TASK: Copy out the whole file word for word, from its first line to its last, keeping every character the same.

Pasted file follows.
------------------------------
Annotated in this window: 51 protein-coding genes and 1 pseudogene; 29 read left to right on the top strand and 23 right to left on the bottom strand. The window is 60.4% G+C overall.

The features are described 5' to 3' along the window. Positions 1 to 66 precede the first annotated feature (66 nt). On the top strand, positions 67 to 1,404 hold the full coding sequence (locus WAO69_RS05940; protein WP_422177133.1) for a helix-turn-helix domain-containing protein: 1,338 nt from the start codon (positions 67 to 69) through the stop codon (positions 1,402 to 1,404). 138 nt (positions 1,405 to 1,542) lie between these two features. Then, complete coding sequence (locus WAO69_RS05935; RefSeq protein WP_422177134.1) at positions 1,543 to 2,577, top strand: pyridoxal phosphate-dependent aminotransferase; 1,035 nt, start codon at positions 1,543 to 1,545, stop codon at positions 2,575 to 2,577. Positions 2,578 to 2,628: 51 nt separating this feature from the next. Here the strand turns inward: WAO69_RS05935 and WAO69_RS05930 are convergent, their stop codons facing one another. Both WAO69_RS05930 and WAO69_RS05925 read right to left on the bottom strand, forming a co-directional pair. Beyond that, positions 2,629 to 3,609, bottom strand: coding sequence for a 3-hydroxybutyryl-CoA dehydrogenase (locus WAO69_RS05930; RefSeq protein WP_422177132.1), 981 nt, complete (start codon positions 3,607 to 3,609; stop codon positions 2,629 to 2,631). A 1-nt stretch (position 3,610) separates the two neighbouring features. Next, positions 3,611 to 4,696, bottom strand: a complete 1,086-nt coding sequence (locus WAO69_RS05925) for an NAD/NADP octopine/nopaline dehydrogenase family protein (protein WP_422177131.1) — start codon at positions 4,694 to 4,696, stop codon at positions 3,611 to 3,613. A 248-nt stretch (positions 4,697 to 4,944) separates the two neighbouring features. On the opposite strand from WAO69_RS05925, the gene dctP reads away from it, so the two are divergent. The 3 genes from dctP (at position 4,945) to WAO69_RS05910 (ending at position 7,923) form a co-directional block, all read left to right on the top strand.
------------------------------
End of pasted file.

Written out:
Annotated in this window: 51 protein-coding genes and 1 pseudogene; 29 read left to right on the top strand and 23 right to left on the bottom strand. The window is 60.4% G+C overall.

The features are described 5' to 3' along the window. Positions 1 to 66 precede the first annotated feature (66 nt). On the top strand, positions 67 to 1,404 hold the full coding sequence (locus WAO69_RS05940; protein WP_422177133.1) for a helix-turn-helix domain-containing protein: 1,338 nt from the start codon (positions 67 to 69) through the stop codon (positions 1,402 to 1,404). 138 nt (positions 1,405 to 1,542) lie between these two features. Then, complete coding sequence (locus WAO69_RS05935; RefSeq protein WP_422177134.1) at positions 1,543 to 2,577, top strand: pyridoxal phosphate-dependent aminotransferase; 1,035 nt, start codon at positions 1,543 to 1,545, stop codon at positions 2,575 to 2,577. Positions 2,578 to 2,628: 51 nt separating this feature from the next. Here the strand turns inward: WAO69_RS05935 and WAO69_RS05930 are convergent, their stop codons facing one another. Both WAO69_RS05930 and WAO69_RS05925 read right to left on the bottom strand, forming a co-directional pair. Beyond that, positions 2,629 to 3,609, bottom strand: coding sequence for a 3-hydroxybutyryl-CoA dehydrogenase (locus WAO69_RS05930; RefSeq protein WP_422177132.1), 981 nt, complete (start codon positions 3,607 to 3,609; stop codon positions 2,629 to 2,631). A 1-nt stretch (position 3,610) separates the two neighbouring features. Next, positions 3,611 to 4,696, bottom strand: a complete 1,086-nt coding sequence (locus WAO69_RS05925) for an NAD/NADP octopine/nopaline dehydrogenase family protein (protein WP_422177131.1) — start codon at positions 4,694 to 4,696, stop codon at positions 3,611 to 3,613. A 248-nt stretch (positions 4,697 to 4,944) separates the two neighbouring features. On the opposite strand from WAO69_RS05925, the gene dctP reads away from it, so the two are divergent. The 3 genes from dctP (at position 4,945) to WAO69_RS05910 (ending at position 7,923) form a co-directional block, all read left to right on the top strand.